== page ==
Many applicants cite concerns about privacy and confidentiality – citing as their reason a concern about being judged by family, friends, or peers for having an eating disorder or needing recovery support.

Some applicants even apply under a pseudonym because of this concern – “what will people think?”

Another area where this issue of what people might think crops up is with faith and spirituality. Luckily, in my family, we were raised to be open-minded, respectful towards, and accepting of other faiths and other belief systems.

But not everyone opts for this approach.

Continue reading… »



Moving from Happiness to Joy

By Shannon Cutts

steppingstonesLast week, in a post called “The Discomfort of Happiness,” I shared some recent experiences I’ve had around feeling happy.

Then (in what always proves to be a gutsy move in hindsight) I shared the post with my longtime mentor.

Her very first question to me was to ask why I had chosen the word “happiness” instead of “joy.”

It’s not like I hadn’t foreseen that question coming – I was just so delighted to be progressing from “uncomfortable unhappiness” to “uncomfortable happiness” that I hadn’t bothered to wonder much about it.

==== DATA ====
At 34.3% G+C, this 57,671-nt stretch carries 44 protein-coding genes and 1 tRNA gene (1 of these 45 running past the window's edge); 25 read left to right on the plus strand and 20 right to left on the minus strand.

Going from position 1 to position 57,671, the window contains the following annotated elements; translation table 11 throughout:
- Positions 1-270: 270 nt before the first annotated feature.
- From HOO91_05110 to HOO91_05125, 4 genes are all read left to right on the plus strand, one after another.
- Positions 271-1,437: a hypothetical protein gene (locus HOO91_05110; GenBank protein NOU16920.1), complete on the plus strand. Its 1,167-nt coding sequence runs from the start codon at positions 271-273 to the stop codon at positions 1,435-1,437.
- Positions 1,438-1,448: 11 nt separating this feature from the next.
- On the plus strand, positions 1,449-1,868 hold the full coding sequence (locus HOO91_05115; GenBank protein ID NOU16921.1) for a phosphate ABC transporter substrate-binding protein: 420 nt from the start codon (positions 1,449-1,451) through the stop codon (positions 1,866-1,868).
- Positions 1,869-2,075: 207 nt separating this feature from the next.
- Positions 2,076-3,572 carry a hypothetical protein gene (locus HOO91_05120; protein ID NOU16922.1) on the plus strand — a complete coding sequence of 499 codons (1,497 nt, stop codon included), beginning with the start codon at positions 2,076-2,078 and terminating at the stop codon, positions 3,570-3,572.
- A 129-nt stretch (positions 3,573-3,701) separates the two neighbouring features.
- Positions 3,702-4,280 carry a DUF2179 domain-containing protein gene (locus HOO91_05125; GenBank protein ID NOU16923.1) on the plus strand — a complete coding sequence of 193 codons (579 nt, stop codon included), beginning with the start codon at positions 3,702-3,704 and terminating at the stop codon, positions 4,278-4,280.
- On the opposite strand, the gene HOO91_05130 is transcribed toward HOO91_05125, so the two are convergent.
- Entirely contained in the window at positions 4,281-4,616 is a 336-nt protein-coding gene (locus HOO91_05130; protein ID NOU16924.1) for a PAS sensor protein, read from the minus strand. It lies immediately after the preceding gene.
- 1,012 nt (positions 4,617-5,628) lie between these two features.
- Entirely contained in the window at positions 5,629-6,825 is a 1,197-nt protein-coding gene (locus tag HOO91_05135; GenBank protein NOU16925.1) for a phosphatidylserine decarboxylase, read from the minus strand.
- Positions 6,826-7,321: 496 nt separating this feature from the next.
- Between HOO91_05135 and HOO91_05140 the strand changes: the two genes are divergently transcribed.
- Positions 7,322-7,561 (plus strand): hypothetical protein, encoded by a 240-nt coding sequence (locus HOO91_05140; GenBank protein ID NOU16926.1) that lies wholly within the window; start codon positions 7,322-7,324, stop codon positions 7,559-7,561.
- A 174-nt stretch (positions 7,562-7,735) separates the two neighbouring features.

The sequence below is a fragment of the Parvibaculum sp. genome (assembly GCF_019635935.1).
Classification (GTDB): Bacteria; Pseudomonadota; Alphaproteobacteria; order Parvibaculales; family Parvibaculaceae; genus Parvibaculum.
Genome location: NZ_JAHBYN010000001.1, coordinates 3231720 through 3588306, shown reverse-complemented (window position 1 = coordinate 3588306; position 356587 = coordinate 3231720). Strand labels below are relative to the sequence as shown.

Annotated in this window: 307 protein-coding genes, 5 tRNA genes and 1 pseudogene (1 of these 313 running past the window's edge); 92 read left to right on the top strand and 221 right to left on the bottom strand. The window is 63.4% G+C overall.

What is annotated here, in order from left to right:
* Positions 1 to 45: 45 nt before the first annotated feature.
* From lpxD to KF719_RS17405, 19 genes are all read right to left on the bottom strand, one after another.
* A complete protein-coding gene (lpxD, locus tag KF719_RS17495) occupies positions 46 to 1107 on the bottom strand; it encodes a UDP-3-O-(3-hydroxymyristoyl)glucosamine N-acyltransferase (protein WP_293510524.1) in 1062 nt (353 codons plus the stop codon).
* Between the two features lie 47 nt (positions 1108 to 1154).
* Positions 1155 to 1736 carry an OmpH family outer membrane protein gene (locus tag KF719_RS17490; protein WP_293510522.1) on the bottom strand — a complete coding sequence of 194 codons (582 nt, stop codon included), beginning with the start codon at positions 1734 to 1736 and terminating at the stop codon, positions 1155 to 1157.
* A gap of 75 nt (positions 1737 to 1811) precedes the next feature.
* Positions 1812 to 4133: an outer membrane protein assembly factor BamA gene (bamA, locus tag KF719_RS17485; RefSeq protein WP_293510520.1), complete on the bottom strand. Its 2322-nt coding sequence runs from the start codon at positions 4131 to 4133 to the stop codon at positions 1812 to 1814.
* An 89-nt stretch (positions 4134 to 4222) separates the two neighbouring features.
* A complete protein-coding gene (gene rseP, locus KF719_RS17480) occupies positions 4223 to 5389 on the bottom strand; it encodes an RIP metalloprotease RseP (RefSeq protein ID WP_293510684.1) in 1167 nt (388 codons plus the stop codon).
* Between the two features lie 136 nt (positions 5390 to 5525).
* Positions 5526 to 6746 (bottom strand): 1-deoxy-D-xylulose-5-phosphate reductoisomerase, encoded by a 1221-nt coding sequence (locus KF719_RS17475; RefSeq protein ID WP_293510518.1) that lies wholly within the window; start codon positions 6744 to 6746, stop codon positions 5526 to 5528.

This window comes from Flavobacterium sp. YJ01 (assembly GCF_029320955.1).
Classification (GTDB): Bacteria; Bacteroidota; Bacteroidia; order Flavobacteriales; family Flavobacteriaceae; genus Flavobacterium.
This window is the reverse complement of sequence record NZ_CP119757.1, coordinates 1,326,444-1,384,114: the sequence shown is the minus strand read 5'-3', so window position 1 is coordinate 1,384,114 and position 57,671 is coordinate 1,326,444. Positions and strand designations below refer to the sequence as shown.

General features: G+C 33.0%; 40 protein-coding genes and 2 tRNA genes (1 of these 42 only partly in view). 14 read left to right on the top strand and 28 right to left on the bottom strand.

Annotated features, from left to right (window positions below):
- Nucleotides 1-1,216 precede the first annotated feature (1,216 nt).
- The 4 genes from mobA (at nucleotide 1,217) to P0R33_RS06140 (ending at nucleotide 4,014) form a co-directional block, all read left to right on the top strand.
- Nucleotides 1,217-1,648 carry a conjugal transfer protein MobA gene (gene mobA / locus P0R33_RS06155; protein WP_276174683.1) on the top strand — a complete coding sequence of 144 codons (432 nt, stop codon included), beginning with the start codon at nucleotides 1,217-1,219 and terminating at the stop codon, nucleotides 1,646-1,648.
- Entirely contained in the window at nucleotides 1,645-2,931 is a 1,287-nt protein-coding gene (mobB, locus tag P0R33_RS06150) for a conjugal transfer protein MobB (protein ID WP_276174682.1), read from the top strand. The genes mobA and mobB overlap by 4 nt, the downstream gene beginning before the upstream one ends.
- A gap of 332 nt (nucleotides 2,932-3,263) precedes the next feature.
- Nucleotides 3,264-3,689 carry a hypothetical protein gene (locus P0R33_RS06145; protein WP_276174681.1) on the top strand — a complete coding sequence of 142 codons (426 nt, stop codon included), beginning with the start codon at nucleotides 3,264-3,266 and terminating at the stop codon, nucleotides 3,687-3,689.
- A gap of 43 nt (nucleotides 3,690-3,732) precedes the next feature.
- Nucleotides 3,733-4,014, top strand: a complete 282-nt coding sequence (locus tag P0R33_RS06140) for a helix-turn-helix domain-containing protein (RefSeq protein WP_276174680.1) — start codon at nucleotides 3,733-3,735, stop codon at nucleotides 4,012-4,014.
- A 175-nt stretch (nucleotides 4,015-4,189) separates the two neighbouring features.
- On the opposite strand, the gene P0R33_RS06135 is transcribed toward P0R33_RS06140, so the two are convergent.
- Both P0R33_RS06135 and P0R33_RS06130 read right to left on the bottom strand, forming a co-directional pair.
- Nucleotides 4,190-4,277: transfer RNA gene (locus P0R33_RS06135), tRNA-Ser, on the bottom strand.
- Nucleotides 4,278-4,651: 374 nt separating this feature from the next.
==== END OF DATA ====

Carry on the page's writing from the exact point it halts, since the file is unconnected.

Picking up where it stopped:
But once your mentor asks you a question on the very topic you’ve decided you don’t need to contemplate yet, you know the moment has arrived to contemplate it.

Pronto.

Continue reading… »



“You” is the Best Person to Be!

By Shannon Cutts

DandelionOstrichesI have always loved nature.

Unfortunately, I can’t say I’ve always felt the same about myself.

For many years I felt like two people – the gentle, appreciative nature-lover who would melt at the sight of a fledgling songbird….and the terrifying tormenter within who raged against even a glimpse of her own reflection.

Finally, I had simply had it. I was dying and I knew it – if not yet in body, then most certainly in spirit.

I also knew my only option – if I wanted to survive – was to live the life I’d been given as “me.”

So I started wriggling and wrangling and twisting and turning, trying in every which way to find something to enjoy about being me. 

Continue reading… »



The Discomfort of Happiness

By Shannon Cutts

marketI won’t lie.

From time to time, I have been known to overanalyze things.

However, after more than a few months of sincere and wondering analysis, I have to say I truly think I’m reading this one right.

You see, lately I’ve been, well, happy.

Someone very dear and important to me has come back into my life, and as we’ve been sharing our day-to-days, those days have been some of the best I’ve had.